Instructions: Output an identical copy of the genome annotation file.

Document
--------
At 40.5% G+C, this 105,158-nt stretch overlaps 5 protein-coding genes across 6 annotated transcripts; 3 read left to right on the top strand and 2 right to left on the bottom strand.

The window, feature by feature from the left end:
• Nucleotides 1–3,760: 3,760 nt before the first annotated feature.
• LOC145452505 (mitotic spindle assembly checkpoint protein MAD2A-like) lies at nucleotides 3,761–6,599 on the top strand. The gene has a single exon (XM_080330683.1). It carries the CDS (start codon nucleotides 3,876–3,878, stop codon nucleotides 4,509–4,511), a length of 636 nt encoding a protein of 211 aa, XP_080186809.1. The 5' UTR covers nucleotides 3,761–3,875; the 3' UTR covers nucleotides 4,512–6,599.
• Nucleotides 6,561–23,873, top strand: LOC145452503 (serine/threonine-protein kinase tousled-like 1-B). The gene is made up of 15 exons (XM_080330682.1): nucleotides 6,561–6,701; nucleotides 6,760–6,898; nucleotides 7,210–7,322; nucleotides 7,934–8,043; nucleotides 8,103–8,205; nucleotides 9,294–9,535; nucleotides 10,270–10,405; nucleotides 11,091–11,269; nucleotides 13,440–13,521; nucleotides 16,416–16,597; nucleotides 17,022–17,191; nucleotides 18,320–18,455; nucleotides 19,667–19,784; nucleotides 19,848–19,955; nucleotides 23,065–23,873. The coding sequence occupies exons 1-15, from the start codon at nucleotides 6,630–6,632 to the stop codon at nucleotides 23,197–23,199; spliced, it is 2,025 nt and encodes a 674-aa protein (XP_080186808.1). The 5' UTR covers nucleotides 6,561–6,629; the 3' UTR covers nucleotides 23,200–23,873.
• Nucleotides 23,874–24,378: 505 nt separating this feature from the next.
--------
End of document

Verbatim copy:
At 40.5% G+C, this 105,158-nt stretch overlaps 5 protein-coding genes across 6 annotated transcripts; 3 read left to right on the top strand and 2 right to left on the bottom strand.

The window, feature by feature from the left end:
• Nucleotides 1–3,760: 3,760 nt before the first annotated feature.
• LOC145452505 (mitotic spindle assembly checkpoint protein MAD2A-like) lies at nucleotides 3,761–6,599 on the top strand. The gene has a single exon (XM_080330683.1). It carries the CDS (start codon nucleotides 3,876–3,878, stop codon nucleotides 4,509–4,511), a length of 636 nt encoding a protein of 211 aa, XP_080186809.1. The 5' UTR covers nucleotides 3,761–3,875; the 3' UTR covers nucleotides 4,512–6,599.
• Nucleotides 6,561–23,873, top strand: LOC145452503 (serine/threonine-protein kinase tousled-like 1-B). The gene is made up of 15 exons (XM_080330682.1): nucleotides 6,561–6,701; nucleotides 6,760–6,898; nucleotides 7,210–7,322; nucleotides 7,934–8,043; nucleotides 8,103–8,205; nucleotides 9,294–9,535; nucleotides 10,270–10,405; nucleotides 11,091–11,269; nucleotides 13,440–13,521; nucleotides 16,416–16,597; nucleotides 17,022–17,191; nucleotides 18,320–18,455; nucleotides 19,667–19,784; nucleotides 19,848–19,955; nucleotides 23,065–23,873. The coding sequence occupies exons 1-15, from the start codon at nucleotides 6,630–6,632 to the stop codon at nucleotides 23,197–23,199; spliced, it is 2,025 nt and encodes a 674-aa protein (XP_080186808.1). The 5' UTR covers nucleotides 6,561–6,629; the 3' UTR covers nucleotides 23,200–23,873.
• Nucleotides 23,874–24,378: 505 nt separating this feature from the next.